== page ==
Steve Hackett - 'Live - Fire And Ice' Hot

Added by Central Electronic Brain     April 06, 2012    
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A wonderful representation of Hackett and his splendid band in action.

The title of this DVD could not be more apt because on the evening it was recorded the weather was appalling with the UK in the grip of snow, ice and Arctic temperatures. However, those who braved the conditions and immense travel disruption to make it along to the Shepherds Bush Empire were certainly made to feel very warm inside by a truly fabulous concert (reviewed in issue 44*).

Hackett may be a guitar virtuoso but his music isn’t centred on him showing off his prowess it’s about a wonderfully eclectic collection of songs covering different styles and the set presented here perfectly showcases his ability of painting musical pictures in terms of depth and variety.

This is an independent release and as such the budget would have been an issue but it’s still a multi-camera affair with the only criticism, from my perspective, being that the long shots from cameras positioned towards the back of the venue are grainy and blurred. However, the close ups are crystal clear and top quality editing means that these are held when necessary with none of those rapid cuts used by so many directors; fortunately the film is also devoid of irritating special effects.

If anyone doubted their decision to attend the gig that would have been dispelled completely within the first two tracks, ‘Valley of the Kings’ and the perennial favourite ‘Everyday’ both demonstrating Hackett’s innate ability to create superb and timeless melodies. The crowd may have been down on numbers but you’d not know it by the roar that they make when the latter track concludes. Similar acclaim is also evident after a tremendous renditions of the Genesis classics, ‘Watcher of the Skies’ and ‘Carpet Crawlers’, the former being followed by a quip from Hackett that it was a little thing he’d put together on the bus on the way to the gig.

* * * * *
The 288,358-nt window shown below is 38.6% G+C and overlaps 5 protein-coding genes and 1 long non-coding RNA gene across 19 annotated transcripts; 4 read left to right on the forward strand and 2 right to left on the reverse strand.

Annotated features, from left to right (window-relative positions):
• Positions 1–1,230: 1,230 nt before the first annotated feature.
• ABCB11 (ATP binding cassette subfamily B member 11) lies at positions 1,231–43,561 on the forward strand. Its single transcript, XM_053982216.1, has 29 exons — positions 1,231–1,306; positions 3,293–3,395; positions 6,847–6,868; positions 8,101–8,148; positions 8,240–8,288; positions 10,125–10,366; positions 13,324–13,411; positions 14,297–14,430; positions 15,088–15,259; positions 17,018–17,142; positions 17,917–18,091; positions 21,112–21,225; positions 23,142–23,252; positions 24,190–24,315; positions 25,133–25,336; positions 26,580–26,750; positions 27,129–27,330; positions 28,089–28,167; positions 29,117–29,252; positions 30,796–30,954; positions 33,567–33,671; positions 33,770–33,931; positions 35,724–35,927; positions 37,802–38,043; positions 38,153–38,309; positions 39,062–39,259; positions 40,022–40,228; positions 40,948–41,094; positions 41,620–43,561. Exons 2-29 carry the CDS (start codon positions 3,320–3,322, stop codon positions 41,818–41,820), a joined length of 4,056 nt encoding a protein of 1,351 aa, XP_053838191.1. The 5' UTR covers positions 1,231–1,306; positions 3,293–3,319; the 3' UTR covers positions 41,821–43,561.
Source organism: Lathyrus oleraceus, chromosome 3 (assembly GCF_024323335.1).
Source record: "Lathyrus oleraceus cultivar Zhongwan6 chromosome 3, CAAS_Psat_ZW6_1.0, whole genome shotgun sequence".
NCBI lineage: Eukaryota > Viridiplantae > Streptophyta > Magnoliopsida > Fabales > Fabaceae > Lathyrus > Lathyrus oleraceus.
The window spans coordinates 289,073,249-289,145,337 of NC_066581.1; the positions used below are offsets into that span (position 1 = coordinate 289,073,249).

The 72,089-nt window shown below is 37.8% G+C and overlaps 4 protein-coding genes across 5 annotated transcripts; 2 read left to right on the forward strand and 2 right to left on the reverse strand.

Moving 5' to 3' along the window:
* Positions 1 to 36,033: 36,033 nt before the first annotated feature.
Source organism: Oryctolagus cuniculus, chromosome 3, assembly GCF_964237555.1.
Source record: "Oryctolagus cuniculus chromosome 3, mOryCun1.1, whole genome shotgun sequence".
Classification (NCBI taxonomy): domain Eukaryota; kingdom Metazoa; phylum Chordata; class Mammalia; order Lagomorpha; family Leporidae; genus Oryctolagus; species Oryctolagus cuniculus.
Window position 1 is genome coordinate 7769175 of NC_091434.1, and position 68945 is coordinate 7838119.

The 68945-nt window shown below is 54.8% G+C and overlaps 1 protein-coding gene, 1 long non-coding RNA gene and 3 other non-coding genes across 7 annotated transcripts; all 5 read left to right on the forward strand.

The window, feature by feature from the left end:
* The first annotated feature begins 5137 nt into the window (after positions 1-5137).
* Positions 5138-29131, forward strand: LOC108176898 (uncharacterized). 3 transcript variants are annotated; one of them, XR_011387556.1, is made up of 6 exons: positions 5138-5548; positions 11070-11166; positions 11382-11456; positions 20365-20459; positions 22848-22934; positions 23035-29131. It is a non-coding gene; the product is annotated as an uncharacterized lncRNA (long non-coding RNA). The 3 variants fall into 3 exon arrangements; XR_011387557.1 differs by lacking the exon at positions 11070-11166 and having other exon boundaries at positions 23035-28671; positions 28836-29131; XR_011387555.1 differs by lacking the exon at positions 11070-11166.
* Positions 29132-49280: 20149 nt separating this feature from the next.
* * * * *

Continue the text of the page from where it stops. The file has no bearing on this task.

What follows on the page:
Prior to these songs ‘The Golden Age of Steam’ had adequately shown Hackett’s eclecticism, as song doesn’t feature his guitar. ‘Fire on the Moon’ is an absolute delight as is the epic ‘The Shadow of the Hierophant’, which has been reintroduced into the set after a 33 year absence at the behest of Steve Wilson (Porcupine Tree) who joins the band for the lengthy and hugely powerful instrumental section that brings the track to its conclusion. The vocals are perfectly delivered Amanda Lehmann, who later shows she’s no mean lead guitarist either. Drummer, Gary O’Toole is used as the vocalist on the Genesis songs and does a fine job, not least on ‘Blood on the Rooftops’ and set closer, ‘Firth of Fifth’.

The cover of ‘All Along the Watchtower’ featuring John Wetton seems rather redundant given the wealth of Hackett’s own material and the extended drum solo during the encore, ‘Clocks’, finishes the gig on something of a low. Those minor grumbles aside this is a wonderful representation of Hackett and his splendid band in action.

Gary Marshall

(* of Fireworks Magazine)

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